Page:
The Lock Service Manager Module 20 determines if the called number subscribes to a lock service. This lock service is provided by a telecommunications service provider and allows the calling party to remotely activate the electronic lock (shown as reference numeral 10 in FIG. 1). The lock service may allow the calling party to call a predetermined telephone number to remotely activate the electronic lock. The Lock Service Manager Module 20 comprises a computer program operating at, or communicating with, the Service Control Point 76. The Lock Service Manager Module 20 instructs the Service Control Point 76 to query a database 80 of lock service subscribers. If the database 80 of lock service subscribers contains the called telephone number, or the calling telephone number, then the Service Control Point 76 sends processing instructions to the Service Switching Point 70 via the Signal Transfer Point 78. The processing instructions instruct the Service Switching Point 70 to resume processing the communication from the communications device 12.
Whatever the route of the communication, the communication is used to activate the electronic lock 10. The communication from the communications device (shown as reference numeral 12 in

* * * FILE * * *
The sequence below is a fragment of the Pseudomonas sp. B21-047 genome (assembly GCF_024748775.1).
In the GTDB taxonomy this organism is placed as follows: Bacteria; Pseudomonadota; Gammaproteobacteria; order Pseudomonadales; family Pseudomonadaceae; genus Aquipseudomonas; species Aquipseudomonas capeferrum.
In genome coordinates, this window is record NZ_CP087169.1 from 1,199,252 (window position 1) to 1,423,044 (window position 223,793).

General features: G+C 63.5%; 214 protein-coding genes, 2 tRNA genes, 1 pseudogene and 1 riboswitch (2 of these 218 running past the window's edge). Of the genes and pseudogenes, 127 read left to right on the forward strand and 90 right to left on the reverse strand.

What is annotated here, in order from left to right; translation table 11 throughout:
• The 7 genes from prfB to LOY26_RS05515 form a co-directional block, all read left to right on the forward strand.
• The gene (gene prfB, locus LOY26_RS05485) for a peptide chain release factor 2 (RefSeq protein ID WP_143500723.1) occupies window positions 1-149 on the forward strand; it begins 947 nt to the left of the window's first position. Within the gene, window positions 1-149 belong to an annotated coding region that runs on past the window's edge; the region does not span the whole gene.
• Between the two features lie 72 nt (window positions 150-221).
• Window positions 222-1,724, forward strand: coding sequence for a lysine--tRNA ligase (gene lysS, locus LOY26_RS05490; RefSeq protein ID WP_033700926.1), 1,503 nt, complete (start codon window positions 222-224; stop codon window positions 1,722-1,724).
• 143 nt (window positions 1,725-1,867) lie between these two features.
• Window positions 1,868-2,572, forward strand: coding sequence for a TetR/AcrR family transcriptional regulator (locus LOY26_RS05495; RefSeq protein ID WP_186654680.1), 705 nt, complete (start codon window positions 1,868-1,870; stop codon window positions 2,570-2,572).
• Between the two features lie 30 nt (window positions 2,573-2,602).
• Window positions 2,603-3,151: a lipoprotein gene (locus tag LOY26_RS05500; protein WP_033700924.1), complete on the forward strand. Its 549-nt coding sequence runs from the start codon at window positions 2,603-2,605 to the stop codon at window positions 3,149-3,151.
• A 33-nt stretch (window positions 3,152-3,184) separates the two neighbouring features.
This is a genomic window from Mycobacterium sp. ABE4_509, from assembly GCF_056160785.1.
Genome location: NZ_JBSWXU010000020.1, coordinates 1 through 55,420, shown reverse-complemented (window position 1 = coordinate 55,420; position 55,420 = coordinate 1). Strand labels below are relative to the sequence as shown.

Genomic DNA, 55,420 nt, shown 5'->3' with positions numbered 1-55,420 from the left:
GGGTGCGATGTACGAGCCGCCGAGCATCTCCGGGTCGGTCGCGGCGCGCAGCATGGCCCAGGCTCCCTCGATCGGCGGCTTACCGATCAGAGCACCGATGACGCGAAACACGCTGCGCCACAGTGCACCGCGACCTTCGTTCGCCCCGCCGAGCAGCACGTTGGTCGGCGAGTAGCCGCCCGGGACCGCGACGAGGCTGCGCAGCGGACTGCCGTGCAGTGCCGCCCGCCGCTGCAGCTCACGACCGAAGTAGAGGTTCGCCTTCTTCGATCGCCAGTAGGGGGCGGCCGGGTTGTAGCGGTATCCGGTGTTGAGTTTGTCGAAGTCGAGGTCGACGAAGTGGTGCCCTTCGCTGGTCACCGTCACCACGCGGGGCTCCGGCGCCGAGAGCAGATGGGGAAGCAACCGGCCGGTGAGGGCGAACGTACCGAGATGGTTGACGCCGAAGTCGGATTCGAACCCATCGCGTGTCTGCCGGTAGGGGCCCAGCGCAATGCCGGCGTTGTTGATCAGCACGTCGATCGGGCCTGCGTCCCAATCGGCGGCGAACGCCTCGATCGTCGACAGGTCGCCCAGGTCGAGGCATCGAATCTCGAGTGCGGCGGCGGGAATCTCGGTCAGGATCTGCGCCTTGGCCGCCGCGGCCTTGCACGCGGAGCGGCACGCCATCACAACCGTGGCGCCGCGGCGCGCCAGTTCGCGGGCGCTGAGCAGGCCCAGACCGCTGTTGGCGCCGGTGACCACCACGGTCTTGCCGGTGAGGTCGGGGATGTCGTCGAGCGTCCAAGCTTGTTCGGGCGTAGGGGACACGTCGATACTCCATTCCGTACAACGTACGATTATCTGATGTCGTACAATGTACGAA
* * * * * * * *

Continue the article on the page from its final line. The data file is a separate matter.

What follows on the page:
If a subscriber is not identified, then the communication is not processed. If the database 80 of lock service subscribers does not contain the telephone number of either the called party or the calling party, then the communication is not processed and not communicated along the telecommunications network 14. Because the communication is not communicated along the telecommunications network 14, the communication cannot be used to remotely activate the electronic lock. The calling party may be offered a predetermined or prerecorded message denying access to the lock service. The communication, however, is preferably terminated, thus forcing the calling party to initiate a new communication with the correct telephone number.
The embodiment shown in
The Service Control Point 76 queries a database 84 of subscriber-defined security criteria. This database 84 stores subscriber-defined security criteria for activating the electronic lock (shown as reference numeral 10 in FIGS. 1 and 4). This subscriber-defined security criteria provides enhanced security when activating the electronic lock. As